3. That makes a pattern a simple general statement that addresses only one of many aspects of a complex system. Part of the pattern methodology is to isolate factors of complex situations so as to solve each one in an independent manner if possible.

4. A pattern may be discovered or "mined" by "excavating" successful practices developed by trial-and-error already in use, but which are not consciously treated as a pattern by those who use it. A successful pattern is already in use somewhere, perhaps not everywhere, but it does not represent a utopian or untried situation. Nor does it represent someone's opinion of what "should" occur.

5. A pattern must have a higher level of abstraction that makes it useful on a more general level, otherwise we are overwhelmed with solutions that are too specific, and thus useless for any other situation. A pattern will have an essential area of vagueness that guarantees its universality."


Nikos Salingaros:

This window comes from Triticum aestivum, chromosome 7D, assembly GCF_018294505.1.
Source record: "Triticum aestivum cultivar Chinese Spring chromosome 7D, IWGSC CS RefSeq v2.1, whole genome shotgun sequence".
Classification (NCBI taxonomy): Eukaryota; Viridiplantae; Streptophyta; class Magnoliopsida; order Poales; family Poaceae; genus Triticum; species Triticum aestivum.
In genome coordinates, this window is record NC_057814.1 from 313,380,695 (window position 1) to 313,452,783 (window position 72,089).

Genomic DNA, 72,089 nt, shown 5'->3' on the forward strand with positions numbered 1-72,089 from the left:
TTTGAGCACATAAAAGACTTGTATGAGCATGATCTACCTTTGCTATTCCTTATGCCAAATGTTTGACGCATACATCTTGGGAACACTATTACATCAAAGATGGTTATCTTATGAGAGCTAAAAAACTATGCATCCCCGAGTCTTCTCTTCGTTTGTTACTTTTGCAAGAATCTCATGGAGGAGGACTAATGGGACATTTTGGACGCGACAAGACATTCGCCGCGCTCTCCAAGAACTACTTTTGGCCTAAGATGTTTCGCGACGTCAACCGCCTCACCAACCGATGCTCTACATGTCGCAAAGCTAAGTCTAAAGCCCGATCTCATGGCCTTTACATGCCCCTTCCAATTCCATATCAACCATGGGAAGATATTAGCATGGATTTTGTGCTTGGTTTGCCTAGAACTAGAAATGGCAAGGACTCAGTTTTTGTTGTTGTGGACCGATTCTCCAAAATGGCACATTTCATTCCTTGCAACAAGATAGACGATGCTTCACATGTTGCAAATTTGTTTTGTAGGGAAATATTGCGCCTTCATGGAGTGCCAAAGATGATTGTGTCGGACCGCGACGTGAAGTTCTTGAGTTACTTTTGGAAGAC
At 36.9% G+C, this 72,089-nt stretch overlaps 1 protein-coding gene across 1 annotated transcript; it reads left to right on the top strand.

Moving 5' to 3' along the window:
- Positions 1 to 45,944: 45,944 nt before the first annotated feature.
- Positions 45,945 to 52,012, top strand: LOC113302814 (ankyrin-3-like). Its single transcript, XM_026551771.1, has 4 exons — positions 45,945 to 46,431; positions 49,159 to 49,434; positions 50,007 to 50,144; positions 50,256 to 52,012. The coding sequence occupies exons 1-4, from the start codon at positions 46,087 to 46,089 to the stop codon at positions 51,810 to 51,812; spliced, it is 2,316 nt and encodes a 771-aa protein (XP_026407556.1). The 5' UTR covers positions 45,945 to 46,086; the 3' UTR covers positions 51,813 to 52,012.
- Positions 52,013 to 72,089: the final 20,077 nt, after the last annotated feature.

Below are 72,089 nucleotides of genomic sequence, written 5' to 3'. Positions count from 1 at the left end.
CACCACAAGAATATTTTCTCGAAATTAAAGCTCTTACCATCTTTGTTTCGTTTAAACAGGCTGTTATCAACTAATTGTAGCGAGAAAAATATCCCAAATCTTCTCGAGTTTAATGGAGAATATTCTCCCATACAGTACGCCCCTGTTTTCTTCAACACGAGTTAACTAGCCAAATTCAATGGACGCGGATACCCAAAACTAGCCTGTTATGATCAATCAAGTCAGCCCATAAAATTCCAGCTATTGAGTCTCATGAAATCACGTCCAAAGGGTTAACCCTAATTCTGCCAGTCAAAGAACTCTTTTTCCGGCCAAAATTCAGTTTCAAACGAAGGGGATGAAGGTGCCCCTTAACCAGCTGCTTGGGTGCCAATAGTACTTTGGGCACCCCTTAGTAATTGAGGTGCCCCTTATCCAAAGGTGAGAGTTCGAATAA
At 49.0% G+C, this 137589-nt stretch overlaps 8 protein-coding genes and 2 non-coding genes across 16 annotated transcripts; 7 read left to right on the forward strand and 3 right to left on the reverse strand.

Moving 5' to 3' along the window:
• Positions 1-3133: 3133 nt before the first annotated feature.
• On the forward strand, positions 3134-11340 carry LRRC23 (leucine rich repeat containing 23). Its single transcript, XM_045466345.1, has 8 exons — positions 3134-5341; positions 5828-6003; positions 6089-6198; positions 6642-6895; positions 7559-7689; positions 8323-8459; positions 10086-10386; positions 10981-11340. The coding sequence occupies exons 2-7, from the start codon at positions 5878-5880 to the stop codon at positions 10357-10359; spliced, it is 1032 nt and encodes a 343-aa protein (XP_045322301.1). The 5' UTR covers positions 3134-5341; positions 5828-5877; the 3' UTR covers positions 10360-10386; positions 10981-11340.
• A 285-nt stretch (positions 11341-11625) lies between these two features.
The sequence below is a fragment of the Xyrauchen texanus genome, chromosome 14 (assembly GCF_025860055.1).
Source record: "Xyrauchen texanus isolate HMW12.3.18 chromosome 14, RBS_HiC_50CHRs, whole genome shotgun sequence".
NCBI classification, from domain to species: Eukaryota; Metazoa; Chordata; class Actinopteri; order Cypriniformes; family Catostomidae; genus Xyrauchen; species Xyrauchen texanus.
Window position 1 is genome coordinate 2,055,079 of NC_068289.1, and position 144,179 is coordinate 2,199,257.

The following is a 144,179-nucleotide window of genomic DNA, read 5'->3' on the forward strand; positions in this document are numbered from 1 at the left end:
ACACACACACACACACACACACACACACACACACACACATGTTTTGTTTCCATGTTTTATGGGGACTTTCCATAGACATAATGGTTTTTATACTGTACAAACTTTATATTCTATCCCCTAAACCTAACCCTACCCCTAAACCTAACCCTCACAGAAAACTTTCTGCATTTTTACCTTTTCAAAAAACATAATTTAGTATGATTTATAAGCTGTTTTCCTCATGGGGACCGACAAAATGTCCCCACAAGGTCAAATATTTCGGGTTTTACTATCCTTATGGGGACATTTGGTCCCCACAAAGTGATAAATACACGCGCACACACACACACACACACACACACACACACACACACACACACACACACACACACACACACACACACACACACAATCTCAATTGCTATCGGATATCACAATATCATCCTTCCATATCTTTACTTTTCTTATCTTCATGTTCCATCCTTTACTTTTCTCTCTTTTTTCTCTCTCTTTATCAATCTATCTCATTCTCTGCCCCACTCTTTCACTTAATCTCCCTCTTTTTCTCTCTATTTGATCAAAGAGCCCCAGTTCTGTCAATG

“One of the great books of the century. Alexander tried to show that architecture connects people to their surroundings in an infinite number of ways, most of which are subconscious. For this reason, it was important to discover what works; what feels pleasant; what is psychologically nourishing; what attracts rather than repels. These solutions, found in much of vernacular architecture, were abstracted and synthesized into the Pattern Language about 20 years ago. Unfortunately, although he did not say it then, it was obvious that contemporary architecture was pursuing design goals that are almost the opposite of what was discovered in the pattern language. For this reason, anyone could immediately see that Alexander’s findings invalidated most of what practicing architects were doing at that time. The Pattern Language was identified as a serious threat to the architectural community. It was consequently suppressed. Attacking it in public would only give it more publicity, so it was carefully and off-handedly dismissed as irrelevant in architecture schools, professional conferences and publications.